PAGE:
A WATERPROOF STORY
Didriksons have been producing waterproof garments to protect against rain, wind and cold since 1913. Over the decades they have developed and refined their approach to producing the finest quality waterproof clothing to keep you dry in even the worst storms
The key elements of waterproof design can be identified as;
Taped & welded seams
In addition to fabric that keeps out the wet, the seams must also be waterproof, since they are the most vulnerable areas on a waterproof garment. Didriksons plan the positioning of seams with great care in order to avoid rain seeping through and getting you wet.
As the seams incorporate the cut edges of the waterproof fabric and also holes from the sewing needle, these are areas where water can penetrate. Didriksons always tape or weld all seams on their waterproof garments, even seams that are not directly exposed to rain, in order to guarantee the water repellency of the garment.
In 1947 a machine was invented that could weld textiles together. In 1947 a machine was invented that could weld textiles together. We were one of the first companies to begin using this new technology, which revolutionised production. For the first time, they could now offer 100 % waterproof garments with welded seams. A technique they still use today.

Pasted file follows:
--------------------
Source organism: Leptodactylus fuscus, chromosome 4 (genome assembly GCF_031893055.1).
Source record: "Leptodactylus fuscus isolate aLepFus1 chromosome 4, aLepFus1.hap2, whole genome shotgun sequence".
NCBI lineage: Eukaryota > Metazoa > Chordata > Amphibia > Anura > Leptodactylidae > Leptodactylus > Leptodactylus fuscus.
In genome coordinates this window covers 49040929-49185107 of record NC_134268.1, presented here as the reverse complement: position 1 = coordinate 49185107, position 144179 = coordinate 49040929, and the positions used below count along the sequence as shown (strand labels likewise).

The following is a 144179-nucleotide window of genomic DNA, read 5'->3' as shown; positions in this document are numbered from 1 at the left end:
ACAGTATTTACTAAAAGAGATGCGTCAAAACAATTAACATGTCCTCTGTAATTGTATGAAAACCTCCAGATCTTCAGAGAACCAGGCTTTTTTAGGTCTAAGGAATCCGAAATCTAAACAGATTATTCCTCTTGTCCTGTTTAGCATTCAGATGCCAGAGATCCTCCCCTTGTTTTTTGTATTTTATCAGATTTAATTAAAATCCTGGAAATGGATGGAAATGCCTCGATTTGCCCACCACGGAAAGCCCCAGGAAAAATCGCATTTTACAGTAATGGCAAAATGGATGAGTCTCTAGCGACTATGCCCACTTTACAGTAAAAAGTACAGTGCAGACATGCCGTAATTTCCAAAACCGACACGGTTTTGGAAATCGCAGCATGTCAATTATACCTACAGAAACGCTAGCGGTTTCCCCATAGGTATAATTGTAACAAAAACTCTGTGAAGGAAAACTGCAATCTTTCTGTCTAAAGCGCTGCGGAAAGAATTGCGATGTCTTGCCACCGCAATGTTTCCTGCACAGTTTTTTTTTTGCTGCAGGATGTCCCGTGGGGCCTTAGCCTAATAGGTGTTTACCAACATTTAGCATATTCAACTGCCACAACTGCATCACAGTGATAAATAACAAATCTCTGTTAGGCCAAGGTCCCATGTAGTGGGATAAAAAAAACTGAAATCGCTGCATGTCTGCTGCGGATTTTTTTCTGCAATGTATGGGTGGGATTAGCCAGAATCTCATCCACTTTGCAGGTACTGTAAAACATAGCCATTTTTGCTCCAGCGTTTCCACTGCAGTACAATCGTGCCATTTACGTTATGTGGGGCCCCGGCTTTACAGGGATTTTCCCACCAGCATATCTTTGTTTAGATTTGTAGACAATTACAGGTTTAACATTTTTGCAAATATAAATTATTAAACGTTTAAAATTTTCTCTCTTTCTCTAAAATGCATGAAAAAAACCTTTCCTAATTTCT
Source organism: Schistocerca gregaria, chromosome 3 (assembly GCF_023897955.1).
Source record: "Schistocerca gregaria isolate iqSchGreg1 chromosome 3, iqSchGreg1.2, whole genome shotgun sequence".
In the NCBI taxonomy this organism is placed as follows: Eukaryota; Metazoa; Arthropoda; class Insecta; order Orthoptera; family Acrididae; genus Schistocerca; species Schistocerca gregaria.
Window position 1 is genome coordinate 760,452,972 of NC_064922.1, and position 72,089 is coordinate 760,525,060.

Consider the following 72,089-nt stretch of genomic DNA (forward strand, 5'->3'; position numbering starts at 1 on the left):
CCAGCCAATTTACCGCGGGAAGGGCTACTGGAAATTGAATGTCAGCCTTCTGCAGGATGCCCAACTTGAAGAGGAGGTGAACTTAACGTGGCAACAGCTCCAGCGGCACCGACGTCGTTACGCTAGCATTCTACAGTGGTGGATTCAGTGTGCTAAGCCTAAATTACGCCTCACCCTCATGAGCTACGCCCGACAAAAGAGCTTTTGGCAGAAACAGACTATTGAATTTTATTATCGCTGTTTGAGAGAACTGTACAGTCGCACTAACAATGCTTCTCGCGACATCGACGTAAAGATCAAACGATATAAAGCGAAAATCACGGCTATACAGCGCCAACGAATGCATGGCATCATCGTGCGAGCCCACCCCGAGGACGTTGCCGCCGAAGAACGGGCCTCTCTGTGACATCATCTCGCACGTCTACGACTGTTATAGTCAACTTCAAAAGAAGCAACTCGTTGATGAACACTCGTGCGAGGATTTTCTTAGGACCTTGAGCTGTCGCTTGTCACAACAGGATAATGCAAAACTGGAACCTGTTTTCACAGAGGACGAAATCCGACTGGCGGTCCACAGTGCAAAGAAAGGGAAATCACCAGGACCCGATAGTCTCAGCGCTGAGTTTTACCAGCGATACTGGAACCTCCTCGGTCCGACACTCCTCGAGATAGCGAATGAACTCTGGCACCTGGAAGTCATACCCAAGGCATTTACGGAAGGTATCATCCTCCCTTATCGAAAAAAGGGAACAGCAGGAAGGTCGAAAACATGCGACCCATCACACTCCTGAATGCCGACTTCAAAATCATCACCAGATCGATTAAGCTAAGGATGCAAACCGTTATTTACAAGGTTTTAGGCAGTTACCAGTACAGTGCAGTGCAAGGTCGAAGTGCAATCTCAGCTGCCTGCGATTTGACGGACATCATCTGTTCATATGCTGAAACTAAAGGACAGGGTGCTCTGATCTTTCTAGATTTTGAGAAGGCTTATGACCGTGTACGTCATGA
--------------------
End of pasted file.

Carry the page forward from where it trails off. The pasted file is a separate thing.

Watertight & protected zips
Didriksons zips are always watertight, and many of our garments also feature a protective flap on the inside or outside of the garment (or both) to prevent the passage of water.
In order to measure waterproofness of rain gear Didriksons use a method that simulates a certain level of water pressure against the surface of the fabric. The higher the pressure, the more resistant the fabric to the pressure exerted by the water.
The waterproofness of the fabric is tested by placing a very tall cylinder on the fabric and filling it with water until the water penetrates the fabric. Once this happens, they measure how high the cylinder was filled (in millilitres) at that point.
Market rules allow a garment to be marketed as waterproof if it achieves a result of 1,500 mm in this test. Didriksons Galon garments have a waterproof rating equivalent to 5,000-8,000 mm and our other waterproof garments have a waterproof rating between 5,000 and 15,000 mm.
Didriksons always test their garments in accordance with the European standard (EN ISO 811). There are also Japanese and American standards with slight variations that simulate the same thing, but as the water pressure is increased at varying rates depending on the standard you can end up with widely differing results. EN ISO 811 increases the pressure at a slower rate, which exposes the material to high pressure over a longer period, making it more difficult to achieve the higher values for waterproofness.